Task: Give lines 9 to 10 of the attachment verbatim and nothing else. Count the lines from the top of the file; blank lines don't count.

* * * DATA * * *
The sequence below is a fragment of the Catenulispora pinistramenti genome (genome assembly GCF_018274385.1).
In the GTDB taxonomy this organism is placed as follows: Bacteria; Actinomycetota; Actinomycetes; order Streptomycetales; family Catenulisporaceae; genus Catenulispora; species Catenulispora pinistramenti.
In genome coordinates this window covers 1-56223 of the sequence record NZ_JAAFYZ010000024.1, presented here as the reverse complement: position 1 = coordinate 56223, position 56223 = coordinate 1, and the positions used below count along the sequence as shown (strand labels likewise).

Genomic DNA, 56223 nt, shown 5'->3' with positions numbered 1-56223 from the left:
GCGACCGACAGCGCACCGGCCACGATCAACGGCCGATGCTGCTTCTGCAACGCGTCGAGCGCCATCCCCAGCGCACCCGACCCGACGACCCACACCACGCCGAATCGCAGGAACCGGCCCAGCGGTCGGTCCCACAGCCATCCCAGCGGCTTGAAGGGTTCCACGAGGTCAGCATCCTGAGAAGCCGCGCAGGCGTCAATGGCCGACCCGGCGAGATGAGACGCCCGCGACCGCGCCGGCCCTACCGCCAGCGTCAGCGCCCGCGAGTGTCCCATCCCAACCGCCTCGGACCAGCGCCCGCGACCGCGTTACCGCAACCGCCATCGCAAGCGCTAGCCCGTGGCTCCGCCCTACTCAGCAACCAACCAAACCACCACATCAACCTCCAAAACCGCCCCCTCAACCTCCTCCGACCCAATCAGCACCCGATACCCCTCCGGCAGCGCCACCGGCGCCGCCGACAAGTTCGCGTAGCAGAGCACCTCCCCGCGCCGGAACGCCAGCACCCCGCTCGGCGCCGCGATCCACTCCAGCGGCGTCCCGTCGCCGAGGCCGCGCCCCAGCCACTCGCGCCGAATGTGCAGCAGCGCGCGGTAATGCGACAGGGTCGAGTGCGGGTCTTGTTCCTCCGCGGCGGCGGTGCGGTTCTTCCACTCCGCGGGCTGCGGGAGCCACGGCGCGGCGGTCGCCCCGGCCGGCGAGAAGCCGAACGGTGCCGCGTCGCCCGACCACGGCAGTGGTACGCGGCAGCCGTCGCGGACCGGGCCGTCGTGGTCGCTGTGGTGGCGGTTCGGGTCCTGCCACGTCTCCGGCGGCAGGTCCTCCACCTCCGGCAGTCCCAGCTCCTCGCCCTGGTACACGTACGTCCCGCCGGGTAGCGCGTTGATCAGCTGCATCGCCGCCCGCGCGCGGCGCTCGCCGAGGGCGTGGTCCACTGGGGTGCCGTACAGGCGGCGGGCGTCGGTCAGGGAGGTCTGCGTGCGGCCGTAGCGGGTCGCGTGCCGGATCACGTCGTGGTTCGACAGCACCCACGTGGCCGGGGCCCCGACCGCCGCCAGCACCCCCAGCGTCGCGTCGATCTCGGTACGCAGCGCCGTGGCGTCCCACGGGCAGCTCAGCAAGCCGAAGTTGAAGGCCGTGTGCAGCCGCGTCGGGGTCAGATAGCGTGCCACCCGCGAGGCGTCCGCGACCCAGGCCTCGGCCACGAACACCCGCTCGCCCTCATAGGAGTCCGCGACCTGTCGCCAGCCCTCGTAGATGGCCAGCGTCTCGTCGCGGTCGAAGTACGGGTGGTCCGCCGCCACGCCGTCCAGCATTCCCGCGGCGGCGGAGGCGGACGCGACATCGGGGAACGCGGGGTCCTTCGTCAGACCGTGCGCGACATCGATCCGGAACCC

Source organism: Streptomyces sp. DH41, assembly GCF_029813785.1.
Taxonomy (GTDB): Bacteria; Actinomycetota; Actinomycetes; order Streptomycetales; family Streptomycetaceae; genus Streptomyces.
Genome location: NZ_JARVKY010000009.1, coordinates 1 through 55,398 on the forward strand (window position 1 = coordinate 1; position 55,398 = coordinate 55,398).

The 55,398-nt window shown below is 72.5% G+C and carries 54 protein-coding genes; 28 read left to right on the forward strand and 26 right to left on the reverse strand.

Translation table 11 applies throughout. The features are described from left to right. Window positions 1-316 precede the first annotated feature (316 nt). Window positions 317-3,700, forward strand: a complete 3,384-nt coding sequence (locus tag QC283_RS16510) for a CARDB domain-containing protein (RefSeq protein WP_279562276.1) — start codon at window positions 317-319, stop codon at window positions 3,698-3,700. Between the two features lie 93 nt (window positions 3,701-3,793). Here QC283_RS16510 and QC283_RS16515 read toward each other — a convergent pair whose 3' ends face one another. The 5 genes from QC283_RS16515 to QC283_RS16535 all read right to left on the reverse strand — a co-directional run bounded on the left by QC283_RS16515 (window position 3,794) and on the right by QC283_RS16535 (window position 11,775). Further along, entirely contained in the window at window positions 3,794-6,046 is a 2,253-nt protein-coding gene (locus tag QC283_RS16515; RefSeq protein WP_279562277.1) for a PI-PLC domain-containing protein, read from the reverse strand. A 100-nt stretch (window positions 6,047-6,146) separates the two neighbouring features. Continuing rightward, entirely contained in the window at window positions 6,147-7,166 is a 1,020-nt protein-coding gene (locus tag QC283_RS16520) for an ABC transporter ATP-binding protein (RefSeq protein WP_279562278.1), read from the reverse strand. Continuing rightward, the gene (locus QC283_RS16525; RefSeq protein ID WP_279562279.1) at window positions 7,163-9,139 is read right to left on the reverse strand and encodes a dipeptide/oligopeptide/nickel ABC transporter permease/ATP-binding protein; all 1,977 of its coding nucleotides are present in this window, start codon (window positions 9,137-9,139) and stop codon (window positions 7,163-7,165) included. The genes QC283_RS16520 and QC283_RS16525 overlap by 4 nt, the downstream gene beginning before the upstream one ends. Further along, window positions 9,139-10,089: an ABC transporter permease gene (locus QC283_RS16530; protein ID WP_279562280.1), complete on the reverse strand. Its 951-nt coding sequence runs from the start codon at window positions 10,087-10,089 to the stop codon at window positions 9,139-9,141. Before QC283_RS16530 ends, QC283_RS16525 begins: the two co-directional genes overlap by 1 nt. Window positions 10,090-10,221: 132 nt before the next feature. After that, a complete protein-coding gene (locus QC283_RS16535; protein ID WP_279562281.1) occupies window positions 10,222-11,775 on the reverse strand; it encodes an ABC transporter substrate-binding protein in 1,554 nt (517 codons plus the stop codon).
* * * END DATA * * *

The 55,398-nt window shown below is 72.5% G+C and carries 54 protein-coding genes; 28 read left to right on the forward strand and 26 right to left on the reverse strand.

Translation table 11 applies throughout. The features are described from left to right. Window positions 1-316 precede the first annotated feature (316 nt). Window positions 317-3,700, forward strand: a complete 3,384-nt coding sequence (locus tag QC283_RS16510) for a CARDB domain-containing protein (RefSeq protein WP_279562276.1) — start codon at window positions 317-319, stop codon at window positions 3,698-3,700. Between the two features lie 93 nt (window positions 3,701-3,793). Here QC283_RS16510 and QC283_RS16515 read toward each other — a convergent pair whose 3' ends face one another. The 5 genes from QC283_RS16515 to QC283_RS16535 all read right to left on the reverse strand — a co-directional run bounded on the left by QC283_RS16515 (window position 3,794) and on the right by QC283_RS16535 (window position 11,775). Further along, entirely contained in the window at window positions 3,794-6,046 is a 2,253-nt protein-coding gene (locus tag QC283_RS16515; RefSeq protein WP_279562277.1) for a PI-PLC domain-containing protein, read from the reverse strand. A 100-nt stretch (window positions 6,047-6,146) separates the two neighbouring features. Continuing rightward, entirely contained in the window at window positions 6,147-7,166 is a 1,020-nt protein-coding gene (locus tag QC283_RS16520) for an ABC transporter ATP-binding protein (RefSeq protein WP_279562278.1), read from the reverse strand. Continuing rightward, the gene (locus QC283_RS16525; RefSeq protein ID WP_279562279.1) at window positions 7,163-9,139 is read right to left on the reverse strand and encodes a dipeptide/oligopeptide/nickel ABC transporter permease/ATP-binding protein; all 1,977 of its coding nucleotides are present in this window, start codon (window positions 9,137-9,139) and stop codon (window positions 7,163-7,165) included. The genes QC283_RS16520 and QC283_RS16525 overlap by 4 nt, the downstream gene beginning before the upstream one ends. Further along, window positions 9,139-10,089: an ABC transporter permease gene (locus QC283_RS16530; protein ID WP_279562280.1), complete on the reverse strand. Its 951-nt coding sequence runs from the start codon at window positions 10,087-10,089 to the stop codon at window positions 9,139-9,141. Before QC283_RS16530 ends, QC283_RS16525 begins: the two co-directional genes overlap by 1 nt. Window positions 10,090-10,221: 132 nt before the next feature. After that, a complete protein-coding gene (locus QC283_RS16535; protein ID WP_279562281.1) occupies window positions 10,222-11,775 on the reverse strand; it encodes an ABC transporter substrate-binding protein in 1,554 nt (517 codons plus the stop codon).